When you’re sick and you’re feeling unwell, in addition to feeling lethargic and demotivated, you are also forced to face a ‘horrific’ fact: you’re going to have to take a break from your training. A question that comes to almost everyone who trains with passion is: should I train if I don’t feel well?
It’s all in your head
A majority of sports medicine specialists believe that if the illness is ‘located’ above the neck and you don’t experience fever, such as in common cold or allergies, then it’s likely that doing a little moderate intensity exercise won’t do you any real harm. Even though training won’t make the cold or the allergies disappear quicker, it certainly won’t make the situation worse or even prolong it.
The keyword here is ‘MODERATE’. You should firmly embed it in your mind. If you want to do a cardio session, you should go for a walk, instead of a run, and decrease the loads by around 20-30% if you feel you can’t take at least a week off from training. However, if you think you have an illness that can be easily passed onto other people, it would be wise to stay away from the gym.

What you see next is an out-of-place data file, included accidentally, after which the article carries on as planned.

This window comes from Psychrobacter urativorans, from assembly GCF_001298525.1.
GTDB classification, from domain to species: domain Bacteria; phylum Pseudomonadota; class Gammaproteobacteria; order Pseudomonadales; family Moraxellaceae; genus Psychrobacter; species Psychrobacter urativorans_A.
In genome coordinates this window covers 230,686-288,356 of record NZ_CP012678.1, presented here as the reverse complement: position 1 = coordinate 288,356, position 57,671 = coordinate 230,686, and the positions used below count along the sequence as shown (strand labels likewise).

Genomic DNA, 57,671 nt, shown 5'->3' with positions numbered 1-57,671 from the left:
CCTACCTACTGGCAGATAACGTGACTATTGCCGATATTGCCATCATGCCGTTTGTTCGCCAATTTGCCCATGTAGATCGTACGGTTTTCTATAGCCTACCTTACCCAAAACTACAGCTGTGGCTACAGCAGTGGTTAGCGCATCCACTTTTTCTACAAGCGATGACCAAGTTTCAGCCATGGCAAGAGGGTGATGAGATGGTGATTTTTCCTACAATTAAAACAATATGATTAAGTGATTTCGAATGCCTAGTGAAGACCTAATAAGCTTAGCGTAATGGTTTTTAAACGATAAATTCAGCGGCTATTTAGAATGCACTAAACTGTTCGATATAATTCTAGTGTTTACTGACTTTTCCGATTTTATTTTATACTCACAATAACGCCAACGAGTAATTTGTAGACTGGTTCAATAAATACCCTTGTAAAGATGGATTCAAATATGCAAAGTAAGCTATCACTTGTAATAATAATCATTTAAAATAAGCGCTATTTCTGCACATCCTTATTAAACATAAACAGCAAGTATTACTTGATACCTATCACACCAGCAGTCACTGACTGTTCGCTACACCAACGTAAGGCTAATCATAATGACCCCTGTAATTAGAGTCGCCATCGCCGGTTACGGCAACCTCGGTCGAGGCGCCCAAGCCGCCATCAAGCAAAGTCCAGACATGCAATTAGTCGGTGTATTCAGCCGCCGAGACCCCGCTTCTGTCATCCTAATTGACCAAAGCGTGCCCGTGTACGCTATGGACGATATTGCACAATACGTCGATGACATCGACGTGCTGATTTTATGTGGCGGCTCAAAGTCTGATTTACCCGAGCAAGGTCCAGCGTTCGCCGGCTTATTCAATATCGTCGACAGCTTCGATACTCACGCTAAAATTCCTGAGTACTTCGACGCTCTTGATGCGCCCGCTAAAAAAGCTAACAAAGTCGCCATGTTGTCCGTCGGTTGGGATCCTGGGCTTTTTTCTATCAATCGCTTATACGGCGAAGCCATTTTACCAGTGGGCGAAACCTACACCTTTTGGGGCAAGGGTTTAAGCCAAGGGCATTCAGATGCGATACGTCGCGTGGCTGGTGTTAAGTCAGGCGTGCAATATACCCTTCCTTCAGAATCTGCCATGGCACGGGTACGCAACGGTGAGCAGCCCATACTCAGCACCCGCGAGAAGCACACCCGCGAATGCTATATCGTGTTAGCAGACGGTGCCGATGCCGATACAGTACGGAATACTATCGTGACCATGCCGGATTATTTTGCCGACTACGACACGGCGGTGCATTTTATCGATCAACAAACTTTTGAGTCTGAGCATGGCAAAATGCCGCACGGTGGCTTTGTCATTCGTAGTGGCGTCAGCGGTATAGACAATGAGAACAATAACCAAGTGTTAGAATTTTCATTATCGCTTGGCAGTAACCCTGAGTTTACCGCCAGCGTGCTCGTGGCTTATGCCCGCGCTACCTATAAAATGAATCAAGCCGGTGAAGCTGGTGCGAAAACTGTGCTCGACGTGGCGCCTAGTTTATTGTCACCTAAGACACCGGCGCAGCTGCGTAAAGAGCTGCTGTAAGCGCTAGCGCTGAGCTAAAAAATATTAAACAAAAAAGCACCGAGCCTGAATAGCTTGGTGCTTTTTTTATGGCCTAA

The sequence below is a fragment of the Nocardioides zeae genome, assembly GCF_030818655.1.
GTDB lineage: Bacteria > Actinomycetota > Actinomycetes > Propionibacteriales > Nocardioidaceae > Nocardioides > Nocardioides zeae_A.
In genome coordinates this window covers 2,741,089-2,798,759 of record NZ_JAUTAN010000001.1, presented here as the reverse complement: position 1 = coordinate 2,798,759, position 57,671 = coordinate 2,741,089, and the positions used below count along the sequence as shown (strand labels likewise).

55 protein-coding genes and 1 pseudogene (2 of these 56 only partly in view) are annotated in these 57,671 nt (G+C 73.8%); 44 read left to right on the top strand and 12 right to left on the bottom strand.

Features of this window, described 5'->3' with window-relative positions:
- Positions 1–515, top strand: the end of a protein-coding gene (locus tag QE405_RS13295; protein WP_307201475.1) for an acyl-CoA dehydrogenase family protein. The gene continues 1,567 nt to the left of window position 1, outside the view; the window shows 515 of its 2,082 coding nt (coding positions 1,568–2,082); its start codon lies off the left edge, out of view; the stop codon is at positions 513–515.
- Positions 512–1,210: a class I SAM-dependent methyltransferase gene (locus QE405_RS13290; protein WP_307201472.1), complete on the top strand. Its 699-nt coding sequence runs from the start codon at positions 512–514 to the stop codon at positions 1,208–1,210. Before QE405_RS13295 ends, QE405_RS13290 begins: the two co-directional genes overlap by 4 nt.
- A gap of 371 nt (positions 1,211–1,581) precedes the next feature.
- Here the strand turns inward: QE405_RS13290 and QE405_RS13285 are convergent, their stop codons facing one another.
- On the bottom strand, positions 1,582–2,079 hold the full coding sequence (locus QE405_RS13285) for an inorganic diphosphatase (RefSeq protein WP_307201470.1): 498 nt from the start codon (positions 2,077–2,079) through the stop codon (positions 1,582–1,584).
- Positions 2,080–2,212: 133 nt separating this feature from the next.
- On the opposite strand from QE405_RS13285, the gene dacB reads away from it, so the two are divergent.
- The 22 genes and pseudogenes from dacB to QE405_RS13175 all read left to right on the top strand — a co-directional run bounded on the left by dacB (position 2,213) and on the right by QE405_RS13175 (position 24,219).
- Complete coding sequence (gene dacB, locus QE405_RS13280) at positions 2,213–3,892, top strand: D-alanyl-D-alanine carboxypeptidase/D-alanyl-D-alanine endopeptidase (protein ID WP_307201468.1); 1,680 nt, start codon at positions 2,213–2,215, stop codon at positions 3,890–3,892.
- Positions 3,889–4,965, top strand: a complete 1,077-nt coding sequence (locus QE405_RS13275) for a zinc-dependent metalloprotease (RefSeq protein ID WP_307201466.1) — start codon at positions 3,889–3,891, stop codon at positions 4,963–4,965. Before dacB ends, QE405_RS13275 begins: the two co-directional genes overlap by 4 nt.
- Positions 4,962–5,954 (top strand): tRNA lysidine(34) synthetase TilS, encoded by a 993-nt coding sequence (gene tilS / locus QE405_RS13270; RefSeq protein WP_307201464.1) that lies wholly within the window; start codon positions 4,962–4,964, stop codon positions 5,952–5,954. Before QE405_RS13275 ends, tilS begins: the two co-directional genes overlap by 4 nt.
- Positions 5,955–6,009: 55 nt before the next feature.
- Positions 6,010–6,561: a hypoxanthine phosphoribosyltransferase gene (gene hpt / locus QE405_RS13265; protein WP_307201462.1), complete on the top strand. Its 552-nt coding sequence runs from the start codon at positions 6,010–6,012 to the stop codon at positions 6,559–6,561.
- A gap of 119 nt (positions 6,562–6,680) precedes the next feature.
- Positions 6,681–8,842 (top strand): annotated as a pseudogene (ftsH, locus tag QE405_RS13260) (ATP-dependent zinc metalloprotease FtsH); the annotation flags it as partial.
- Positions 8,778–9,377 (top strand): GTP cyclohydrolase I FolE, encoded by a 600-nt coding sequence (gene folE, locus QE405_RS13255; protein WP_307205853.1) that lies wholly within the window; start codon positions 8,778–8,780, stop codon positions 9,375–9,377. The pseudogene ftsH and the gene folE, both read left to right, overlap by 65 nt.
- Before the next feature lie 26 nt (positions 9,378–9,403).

Choose your battles, win the war!
If you think you’re having flu-like symptoms or feeling some type of discomfort below your neck, then it is advised that you err on the side of caution and take a rest from training until you feel considerably better. This type of illnesses, especially the ones which proliferate aching muscle, fatigue, fever, swollen glands, increased temperature, and nausea, have a tendency to significantly burden the immune system, which means that the body will need all the rest it can get to defend itself from various bacteria and viruses and eventually recover.
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Training will spend a great amount of that much-needed energy and will drastically slow the recovery process, which in the end will prolong the time you’re out of the gym. Stay wise and rest.